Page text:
Virtual Fans Help Mavericks in NBA Bubble

Dallas plays in front of fans who are visible, but not physically present

Tim Hardaway Jr. #11 of the Dallas Mavericks dunks the ball against the Houston Rockets on July 31, 2020 at The Arena at ESPN Wide World Of Sports Complex in Orlando, Florida.
Jesse D. Garrabrant/NBAE via Getty Images

The NBA is back and so are the fans -- sort of -- as they occupy virtual seats inside the Orlando bubble.

“The NBA has always been innovative and trying new things and trying new digital stuff, especially now, I think now it seems this is going to be the new reality,” Mavericks chief marketing officer Iris Diaz said.

The new reality is benefiting from Microsoft Teams technology.

All fans need is a link, a passcode and a comfortable chair.

“All of a sudden, we push a button and you are now in a seat," Diaz said. "Everyone just gets seated right away. Your background changes to a seat through Microsoft Teams and everyone is enjoying the game.”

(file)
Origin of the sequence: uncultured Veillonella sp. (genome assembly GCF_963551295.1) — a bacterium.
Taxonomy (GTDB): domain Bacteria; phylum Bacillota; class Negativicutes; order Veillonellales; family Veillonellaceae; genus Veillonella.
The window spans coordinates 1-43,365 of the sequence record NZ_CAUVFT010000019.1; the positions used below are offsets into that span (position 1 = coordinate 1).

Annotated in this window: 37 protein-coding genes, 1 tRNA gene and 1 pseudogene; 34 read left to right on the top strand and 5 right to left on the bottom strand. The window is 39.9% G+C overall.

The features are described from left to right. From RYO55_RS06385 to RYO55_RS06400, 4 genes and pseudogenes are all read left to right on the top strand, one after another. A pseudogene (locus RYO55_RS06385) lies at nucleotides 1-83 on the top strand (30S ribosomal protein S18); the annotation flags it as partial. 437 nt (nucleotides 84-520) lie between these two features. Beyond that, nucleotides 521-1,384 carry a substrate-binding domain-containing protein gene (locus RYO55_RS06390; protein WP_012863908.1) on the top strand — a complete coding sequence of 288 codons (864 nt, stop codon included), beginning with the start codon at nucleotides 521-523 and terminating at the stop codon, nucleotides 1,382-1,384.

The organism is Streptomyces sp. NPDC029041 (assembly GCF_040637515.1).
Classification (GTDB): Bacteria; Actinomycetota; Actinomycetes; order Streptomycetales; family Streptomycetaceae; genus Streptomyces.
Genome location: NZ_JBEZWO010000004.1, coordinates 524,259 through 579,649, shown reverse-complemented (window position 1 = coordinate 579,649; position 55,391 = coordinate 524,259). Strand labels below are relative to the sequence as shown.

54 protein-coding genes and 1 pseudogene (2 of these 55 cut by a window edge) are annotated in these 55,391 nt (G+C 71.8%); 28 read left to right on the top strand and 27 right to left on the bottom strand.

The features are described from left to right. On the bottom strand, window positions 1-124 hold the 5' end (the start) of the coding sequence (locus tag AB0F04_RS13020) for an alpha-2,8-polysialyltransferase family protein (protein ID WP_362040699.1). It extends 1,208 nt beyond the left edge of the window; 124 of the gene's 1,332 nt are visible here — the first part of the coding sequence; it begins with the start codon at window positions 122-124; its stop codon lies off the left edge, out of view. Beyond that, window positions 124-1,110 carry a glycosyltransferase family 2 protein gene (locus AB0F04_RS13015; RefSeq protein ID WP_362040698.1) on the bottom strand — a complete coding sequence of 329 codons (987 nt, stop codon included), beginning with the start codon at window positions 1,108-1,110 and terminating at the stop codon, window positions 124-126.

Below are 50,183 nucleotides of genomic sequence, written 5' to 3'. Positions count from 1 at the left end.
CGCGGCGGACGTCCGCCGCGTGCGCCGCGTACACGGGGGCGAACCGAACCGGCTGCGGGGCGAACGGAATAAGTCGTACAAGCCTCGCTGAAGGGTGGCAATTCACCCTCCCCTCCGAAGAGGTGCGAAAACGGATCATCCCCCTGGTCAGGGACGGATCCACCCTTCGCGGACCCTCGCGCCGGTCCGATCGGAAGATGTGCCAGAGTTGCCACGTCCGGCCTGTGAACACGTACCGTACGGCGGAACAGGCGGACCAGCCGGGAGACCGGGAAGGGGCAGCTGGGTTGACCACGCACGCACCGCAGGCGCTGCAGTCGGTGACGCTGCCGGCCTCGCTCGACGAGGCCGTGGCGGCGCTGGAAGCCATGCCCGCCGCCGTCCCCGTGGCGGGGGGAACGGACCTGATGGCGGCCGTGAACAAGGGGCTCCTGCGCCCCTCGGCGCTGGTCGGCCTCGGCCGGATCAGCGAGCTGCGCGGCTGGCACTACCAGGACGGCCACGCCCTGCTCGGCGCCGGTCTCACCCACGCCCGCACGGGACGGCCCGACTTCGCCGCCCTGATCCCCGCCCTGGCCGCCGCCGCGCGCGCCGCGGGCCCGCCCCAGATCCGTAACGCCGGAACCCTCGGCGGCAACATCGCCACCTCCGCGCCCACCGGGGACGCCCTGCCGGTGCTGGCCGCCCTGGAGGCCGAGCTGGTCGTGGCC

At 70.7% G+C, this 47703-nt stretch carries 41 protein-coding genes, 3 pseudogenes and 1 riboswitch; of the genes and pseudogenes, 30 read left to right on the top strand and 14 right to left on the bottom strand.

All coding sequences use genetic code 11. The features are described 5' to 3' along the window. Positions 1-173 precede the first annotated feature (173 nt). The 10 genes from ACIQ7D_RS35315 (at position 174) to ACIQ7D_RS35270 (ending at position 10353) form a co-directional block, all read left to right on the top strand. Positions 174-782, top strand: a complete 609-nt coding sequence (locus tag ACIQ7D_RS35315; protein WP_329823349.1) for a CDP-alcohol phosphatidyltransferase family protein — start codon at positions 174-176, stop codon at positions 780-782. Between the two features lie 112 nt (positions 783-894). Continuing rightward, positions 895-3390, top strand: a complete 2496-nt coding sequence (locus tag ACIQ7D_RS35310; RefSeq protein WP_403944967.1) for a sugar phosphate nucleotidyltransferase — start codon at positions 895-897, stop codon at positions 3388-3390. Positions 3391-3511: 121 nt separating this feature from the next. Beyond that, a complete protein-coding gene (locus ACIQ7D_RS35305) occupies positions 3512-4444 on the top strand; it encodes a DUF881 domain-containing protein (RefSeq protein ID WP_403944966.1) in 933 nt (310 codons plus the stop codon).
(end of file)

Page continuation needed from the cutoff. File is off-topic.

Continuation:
And that helps the players enjoy the game.

“It is cool to see fans’ faces on the screen and it’s better than just being in the gym by ourselves,” Mavericks guard Delon Wright said.

“It’s not distracting at all," forward Maxi Kleber said. "Actually it helps to have a little feeling that fans are there. You know my little brother was watching too in the middle of the night from Germany so it’s actually fun to see those fans.”

Fans do have to follow some ground rules though.

“If you have to grab the door or grab a snack, give us a heads up so we at least have some kind of seat filler there,” Diaz said.

Fans also must adhere to a code of conduct or else they receive a dreaded message in their chat room.

“We want them to have a good time," said Diaz. "We want the section to have a good time so if there’s a couple of things that we have to boot them out for, we definitely want to just because we don’t want to be that team.”

It's much more fun being a team that is supported in a good, clean way.

“We’re trying to nail down the wave so I’m hoping one of the games when we start the wave and we get that going,” Diaz said.

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